Colour Rush Review: An overwhelming wave of emotions

Set in an alt-Korea where there is widespread prevalence of a neurological form of Monochromacy, Colour Rush is an original and compelling BL about finding someone who makes your world brighter.

In the first episode of Colour Rush, we learn about Monos who live their lives in a monochromatic world of varying shades of grey. Unlike monochromats in the real world, the eyes of Monos function perfectly but their brains cannot process colour. They’re aware that the rest of the world is different but unable to do anything about it. It is simply the way they’re born.

But there is a circumstance in which Monos can see colour. Each Mono has a ‘Probe’; a person somewhere out in the world who can make them see colour. When the Mono finds their Probe, they experience Colour Rush: an in-rush of sensory information so intense it can even cause them to pass out. While a mono can experience colour for a time, they eventually go through Decolouration and their world returns once again to nondescript and unremarkable.

How and why looking at the face of your Probe enables your brain to process colour temporarily is not explained, nor is it the point really. Monos dwell in a grey and shapeless world until their Probe brings it to life for them. It may not stand up to much scrutiny as science, but as a metaphor for an in-rush of emotion, it’s amazingly apropos. Overwhelming, intense and an experience that opens your eyes to a new world. Colour Rush is about experiencing love for the first time. And like being a Mono itself, it’s not something you have any control over.

Choi Yeon-woo (Yoo Jun) is a Mono who never wants to find his Probe. The television news is filled with scary reports of Monos going crazy and kidnapping or murdering their Probes due to their intense desire to possess them. Yeon-woo has no interest in becoming that kind of crazy. He’s happy to dwell in darkness if seeing the light makes him a statistic. But when Yeon-woo meets his probe, Go Yoo-han (Heo Hyun-jun), he finds himself unable to stop himself from craving what Yoo-han is selling. And ‘selling’ is the closest word I can find to what Yoo-han seems to be doing for the first few episodes. He comes across almost as a drug dealer, giving Yeon-woo a taste of his product to get him hooked and then manipulating him into a more intimate relationship.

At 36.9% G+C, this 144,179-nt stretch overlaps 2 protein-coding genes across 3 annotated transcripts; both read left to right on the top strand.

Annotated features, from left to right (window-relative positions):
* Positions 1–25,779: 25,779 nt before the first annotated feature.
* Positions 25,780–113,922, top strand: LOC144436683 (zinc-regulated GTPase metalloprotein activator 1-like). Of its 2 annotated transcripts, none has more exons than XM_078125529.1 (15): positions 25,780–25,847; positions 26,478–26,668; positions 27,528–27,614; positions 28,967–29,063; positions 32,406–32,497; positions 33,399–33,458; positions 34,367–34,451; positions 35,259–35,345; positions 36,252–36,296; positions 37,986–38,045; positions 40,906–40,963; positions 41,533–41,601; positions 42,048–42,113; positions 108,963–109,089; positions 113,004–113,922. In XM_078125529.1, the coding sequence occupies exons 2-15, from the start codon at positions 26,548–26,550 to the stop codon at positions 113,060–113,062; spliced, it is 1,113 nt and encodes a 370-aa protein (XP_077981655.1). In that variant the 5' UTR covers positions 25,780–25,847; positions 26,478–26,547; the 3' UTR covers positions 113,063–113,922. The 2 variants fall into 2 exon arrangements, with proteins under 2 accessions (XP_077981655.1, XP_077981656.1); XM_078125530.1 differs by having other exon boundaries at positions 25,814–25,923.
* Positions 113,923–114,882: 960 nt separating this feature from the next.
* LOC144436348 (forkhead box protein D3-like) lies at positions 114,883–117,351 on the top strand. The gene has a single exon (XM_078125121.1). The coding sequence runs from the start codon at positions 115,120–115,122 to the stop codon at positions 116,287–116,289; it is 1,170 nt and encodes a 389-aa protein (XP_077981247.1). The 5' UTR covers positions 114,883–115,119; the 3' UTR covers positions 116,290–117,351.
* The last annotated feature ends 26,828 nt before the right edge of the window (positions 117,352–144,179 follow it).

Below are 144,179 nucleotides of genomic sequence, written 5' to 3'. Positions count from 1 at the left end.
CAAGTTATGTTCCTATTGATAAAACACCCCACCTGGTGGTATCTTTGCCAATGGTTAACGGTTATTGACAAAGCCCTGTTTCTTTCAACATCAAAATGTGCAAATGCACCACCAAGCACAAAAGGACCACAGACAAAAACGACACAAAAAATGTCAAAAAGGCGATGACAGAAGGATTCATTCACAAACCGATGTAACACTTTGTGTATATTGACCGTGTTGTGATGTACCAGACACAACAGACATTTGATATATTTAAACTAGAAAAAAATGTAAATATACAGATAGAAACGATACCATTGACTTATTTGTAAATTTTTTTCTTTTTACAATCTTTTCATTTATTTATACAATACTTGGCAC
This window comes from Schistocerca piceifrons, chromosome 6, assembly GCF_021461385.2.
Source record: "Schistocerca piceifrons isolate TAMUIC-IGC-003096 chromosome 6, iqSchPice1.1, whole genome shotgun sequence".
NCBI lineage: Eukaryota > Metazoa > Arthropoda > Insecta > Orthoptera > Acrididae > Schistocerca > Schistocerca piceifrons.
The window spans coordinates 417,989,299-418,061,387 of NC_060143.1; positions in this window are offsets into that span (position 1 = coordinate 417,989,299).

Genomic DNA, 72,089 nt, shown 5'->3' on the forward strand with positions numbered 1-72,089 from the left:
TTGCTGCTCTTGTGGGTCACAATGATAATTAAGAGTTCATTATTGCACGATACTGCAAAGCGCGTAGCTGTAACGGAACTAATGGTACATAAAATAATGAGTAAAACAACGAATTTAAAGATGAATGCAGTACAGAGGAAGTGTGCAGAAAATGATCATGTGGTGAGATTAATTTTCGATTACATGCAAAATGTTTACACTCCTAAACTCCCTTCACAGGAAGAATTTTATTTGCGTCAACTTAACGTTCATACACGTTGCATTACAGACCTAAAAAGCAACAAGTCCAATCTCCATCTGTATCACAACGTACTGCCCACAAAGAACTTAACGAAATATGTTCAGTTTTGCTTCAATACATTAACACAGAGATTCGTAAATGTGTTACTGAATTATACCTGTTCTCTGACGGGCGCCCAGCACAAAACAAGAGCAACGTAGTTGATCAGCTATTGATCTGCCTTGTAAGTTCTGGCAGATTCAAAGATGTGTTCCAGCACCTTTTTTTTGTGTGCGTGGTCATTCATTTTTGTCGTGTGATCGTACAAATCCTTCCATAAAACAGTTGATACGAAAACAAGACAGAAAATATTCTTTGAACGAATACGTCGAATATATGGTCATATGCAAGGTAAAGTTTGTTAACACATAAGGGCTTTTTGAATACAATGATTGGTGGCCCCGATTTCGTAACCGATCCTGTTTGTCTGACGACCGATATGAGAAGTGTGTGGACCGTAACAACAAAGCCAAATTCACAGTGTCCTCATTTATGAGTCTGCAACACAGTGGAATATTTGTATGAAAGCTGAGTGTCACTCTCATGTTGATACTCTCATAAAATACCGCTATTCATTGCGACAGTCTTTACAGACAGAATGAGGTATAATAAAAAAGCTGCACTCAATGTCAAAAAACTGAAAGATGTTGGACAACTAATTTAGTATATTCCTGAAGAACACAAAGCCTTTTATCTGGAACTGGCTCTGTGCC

It’s admittedly sensual and intense – or at least as sensual and intense as two moderately-uncomfortable teens can be in a narrative tradition known for its stylistic and often antiseptic portrayals of romance. And it’s a pretty good metaphor for the confused and intense emergence of adolescent sexuality. But that doesn’t mean that Yoo-han doesn’t come across as a pusher who is slowly and deliberately building up to asking for sexual favours in exchange for a hit. It’s a little uncomfortable but also perfectly encompasses the feeling of being vulnerable, both to another person and to your emotions.

Before Yeon-woo knows it, and despite his best intentions, he’s completely hooked on Yoo-han, although how Yoo-han feels and why he’s so aggressive about being Yeon-woo’s Probe is not immediately clear. And yes, that feeling of being out of control and completely at the mercy of another person is possibly also a great metaphor for first love. Yeon-woo is as unsure of Yoo-han’s motives as we are but also keenly aware of just how destructive his own obsession can be. After all, Monos in this universe are consistently portrayed as being unstable, obsessive and dangerous. It’s a self-loathing that Yeon-woo has internalised and that drives much of his reaction to finding his Probe.

In Colour Rush, Korea has produced a pretty deft portrayal of a first love so intense that it feels almost illicit. The two boys creep around as though they’re doing something wrong, a sense not helped by Yeon-woo’s Aunt who’s scared of losing her nephew like she did her sister. Yeon-woo’s mother – also a Mono – disappeared four years ago. His Aunt is trying to find her and keeps Yeon-woo on the move so he doesn’t risk the emotional attachment that might lead him to do something crazy. In a way, though, his Aunt’s determination to keep him safe and at home with her, combined with the prevailing social perception of Monos, is the reason that Yeon-woo is so scared of his own emotions and his relationship with his Probe. It’s a fear that eventually leads him to do something drastic.

I wasn’t sure how I felt about Colour Rush as I was watching it. The camera work and direction feels surreal and disjointed, lingering almost fetishistically on the faces of our two boys. The soundtrack is minimalist in a way that works perfectly but doesn’t mean the soundtrack stands out. Unfortunately Yoo-han’s idol actor, Heo Hyun-jun (while admittedly playing an idol) is wooden and stiff and his make-up at various points is out of control. An Idol playing an Idol is not exactly inspired casting and the role would have been better served by a more accomplished actor comfortable with the skinship.

However, despite its shortcomings, Colour Rush creates the perfect sense of a bubble world inhabited by two people whose feelings for each other are bordering on obsession, an addiction even. In that respect, it’s the sexless and more intelligent version of Addicted/Heroin and one that shows that these feelings don’t have to be a destructive force. The bubble the two boys live in comes more from implicit bias in how Monos and Probes are portrayed in society and from the way in which their families treat them than from the reality of their relationship. And there’s no greater metaphor than that for being gay in a world that wants to paint you as unstable and in need of psychiatric help because of it.